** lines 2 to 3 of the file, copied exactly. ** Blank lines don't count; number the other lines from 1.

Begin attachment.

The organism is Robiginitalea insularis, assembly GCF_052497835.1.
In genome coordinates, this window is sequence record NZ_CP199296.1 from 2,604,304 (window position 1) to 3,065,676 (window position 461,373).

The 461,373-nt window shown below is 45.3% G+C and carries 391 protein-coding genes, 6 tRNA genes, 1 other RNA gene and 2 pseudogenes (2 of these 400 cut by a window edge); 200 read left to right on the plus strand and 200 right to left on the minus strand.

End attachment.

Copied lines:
In genome coordinates, this window is sequence record NZ_CP199296.1 from 2,604,304 (window position 1) to 3,065,676 (window position 461,373).

The 461,373-nt window shown below is 45.3% G+C and carries 391 protein-coding genes, 6 tRNA genes, 1 other RNA gene and 2 pseudogenes (2 of these 400 cut by a window edge); 200 read left to right on the plus strand and 200 right to left on the minus strand.